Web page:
Investing is a tricky business, and it’s doubly so when you want to limit yourself to companies that are truly socially responsible. If you want to be scrupulously ethical as well as smart, how do you choose wisely?
As the founder and managing editor of Green Money Journal, Cliff Feigenbaum has been tracking socially responsible investing since 1992. For him, ethical investing has four components:
1. Avoidance screening. Make sure you’re not investing in companies that are problematic because of what they make (tobacco, for instance) or how they do business (disregard for the environment or workers). While you can do this screening on your own, Feigenbaum recommends relying on socially responsible investment funds to help you get the facts right. By perusing their annual reports or web sites, you can get a list of companies they’ve chosen not to avoid. This way, you’ll be screening out the bad actors.
2. Positive screening. This involves actively seeking out companies you’d be proud to own. Maybe it’s a renewable energy company or a company whose product is organic. Here, too, you can lean on socially responsible investment funds to provide you with investment candidates.
Whether you choose to invest in socially responsible companies through a fund or on your own is up to you. When you invest in a fund, you spread your risk across many companies, and that’s a safer strategy. There’s also an added cost because investment funds take a small management fee. For many people, the premium is worth it.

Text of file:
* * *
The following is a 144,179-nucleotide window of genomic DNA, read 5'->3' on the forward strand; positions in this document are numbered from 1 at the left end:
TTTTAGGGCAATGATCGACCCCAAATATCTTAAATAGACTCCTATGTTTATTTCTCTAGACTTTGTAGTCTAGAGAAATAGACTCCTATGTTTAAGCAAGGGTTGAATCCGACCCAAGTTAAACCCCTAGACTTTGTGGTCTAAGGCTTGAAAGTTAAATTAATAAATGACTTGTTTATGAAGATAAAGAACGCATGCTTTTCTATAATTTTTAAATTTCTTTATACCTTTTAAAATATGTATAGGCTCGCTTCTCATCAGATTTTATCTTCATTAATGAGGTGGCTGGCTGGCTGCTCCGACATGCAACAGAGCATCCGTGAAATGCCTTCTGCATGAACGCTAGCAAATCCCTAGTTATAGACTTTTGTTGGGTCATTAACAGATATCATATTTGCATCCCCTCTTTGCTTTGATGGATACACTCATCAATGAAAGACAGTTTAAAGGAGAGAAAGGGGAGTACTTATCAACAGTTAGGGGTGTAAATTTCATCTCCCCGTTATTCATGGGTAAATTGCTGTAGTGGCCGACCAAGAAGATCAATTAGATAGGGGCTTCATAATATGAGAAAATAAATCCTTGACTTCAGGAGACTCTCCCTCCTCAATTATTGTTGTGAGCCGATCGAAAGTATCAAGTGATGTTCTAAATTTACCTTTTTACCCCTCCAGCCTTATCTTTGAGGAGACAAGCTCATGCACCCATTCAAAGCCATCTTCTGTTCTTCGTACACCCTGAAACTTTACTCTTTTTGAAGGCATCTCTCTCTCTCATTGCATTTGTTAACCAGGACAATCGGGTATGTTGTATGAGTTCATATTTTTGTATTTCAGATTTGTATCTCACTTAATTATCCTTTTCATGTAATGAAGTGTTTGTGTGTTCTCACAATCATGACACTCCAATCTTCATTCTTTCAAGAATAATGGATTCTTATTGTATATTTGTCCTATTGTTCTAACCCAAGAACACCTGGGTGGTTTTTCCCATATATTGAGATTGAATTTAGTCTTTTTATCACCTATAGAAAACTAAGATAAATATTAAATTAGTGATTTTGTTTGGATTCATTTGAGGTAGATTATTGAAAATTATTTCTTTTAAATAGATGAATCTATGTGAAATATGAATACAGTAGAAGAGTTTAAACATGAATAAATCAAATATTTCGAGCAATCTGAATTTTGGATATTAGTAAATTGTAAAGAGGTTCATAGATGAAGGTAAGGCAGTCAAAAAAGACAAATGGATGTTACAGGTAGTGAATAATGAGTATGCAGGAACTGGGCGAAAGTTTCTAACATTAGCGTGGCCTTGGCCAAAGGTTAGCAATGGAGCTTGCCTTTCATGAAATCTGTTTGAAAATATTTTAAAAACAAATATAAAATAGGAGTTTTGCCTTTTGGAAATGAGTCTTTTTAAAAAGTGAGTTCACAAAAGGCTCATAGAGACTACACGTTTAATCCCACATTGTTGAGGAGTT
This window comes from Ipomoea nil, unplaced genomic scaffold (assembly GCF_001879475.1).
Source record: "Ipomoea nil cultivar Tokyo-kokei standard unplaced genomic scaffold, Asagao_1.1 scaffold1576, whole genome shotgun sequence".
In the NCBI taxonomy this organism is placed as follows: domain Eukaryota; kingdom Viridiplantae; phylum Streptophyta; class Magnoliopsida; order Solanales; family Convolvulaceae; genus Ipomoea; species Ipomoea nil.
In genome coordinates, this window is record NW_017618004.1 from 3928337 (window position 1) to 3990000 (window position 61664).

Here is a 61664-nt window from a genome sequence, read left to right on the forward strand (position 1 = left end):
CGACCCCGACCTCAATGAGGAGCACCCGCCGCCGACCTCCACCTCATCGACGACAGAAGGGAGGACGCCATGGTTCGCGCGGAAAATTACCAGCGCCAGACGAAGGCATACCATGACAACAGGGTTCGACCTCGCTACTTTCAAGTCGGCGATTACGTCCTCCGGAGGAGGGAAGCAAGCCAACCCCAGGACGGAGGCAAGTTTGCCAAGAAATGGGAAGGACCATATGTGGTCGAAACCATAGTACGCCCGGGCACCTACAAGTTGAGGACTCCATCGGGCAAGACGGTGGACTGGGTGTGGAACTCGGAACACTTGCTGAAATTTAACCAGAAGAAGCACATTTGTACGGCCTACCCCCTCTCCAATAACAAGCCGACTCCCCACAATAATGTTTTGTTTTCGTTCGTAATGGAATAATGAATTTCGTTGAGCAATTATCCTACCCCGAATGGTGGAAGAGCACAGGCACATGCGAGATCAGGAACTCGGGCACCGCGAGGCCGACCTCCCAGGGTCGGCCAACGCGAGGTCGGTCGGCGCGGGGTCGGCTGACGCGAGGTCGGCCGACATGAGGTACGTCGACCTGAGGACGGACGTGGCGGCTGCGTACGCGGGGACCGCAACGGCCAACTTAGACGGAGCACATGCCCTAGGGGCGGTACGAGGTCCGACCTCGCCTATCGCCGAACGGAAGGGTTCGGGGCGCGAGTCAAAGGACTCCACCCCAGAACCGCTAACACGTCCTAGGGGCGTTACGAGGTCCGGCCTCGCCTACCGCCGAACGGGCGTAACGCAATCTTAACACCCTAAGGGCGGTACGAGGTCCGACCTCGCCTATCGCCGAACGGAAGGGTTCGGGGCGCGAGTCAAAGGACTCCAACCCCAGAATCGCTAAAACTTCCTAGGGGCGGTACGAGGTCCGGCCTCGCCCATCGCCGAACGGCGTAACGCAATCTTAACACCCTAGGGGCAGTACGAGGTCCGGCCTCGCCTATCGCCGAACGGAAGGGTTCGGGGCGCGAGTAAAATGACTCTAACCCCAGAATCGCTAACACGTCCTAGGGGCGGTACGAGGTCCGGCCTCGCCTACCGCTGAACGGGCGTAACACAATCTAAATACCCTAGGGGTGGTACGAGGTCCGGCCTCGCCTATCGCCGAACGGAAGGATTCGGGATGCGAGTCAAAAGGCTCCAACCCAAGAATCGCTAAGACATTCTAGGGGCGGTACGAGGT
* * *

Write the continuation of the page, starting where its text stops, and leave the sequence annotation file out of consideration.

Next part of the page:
3. Shareholder activism. Another reason people invest in companies is to influence management. The importance of this is not to be underestimated. In Feigenbaum’s words, “You can’t change a company unless you own it.” While you can engage in shareholder activism on your own, you’ll get a lot more leverage by investing through a socially responsible mutual fund. When you do this, they are the owners of record and they represent your interest. It’s a really good deal for you: your vote has more leverage, and they do the work!
4. Community investing. This is the fastest-growing aspect of the ethical investing movement. Community investing typically involves microfinance—lending modest amounts of money to small-scale entrepreneurs in impoverished areas. The non-profit KIVA.org and Microplace, a for-profit eBay subsidiary, are two ways to pursue community investing. Social funds like Calvert and Domini do it too.
Ethical investing is big and getting bigger, with close to 10 percent of funds under professional management held by socially responsible investment funds, according to the Social Investment Forum. You can catch this wave if you want to. The best way to do this is by using the socially responsible mutual funds as your surfboard. At a minimum, you can rely on their research, and you can invest through them, too. By leveraging their reseach and know-how, you can have made solid investments that leave you with a clear conscience, too.
Carl Frankel is a journalist and author who has been writing about green business, green products, and integral living for the past 20 years.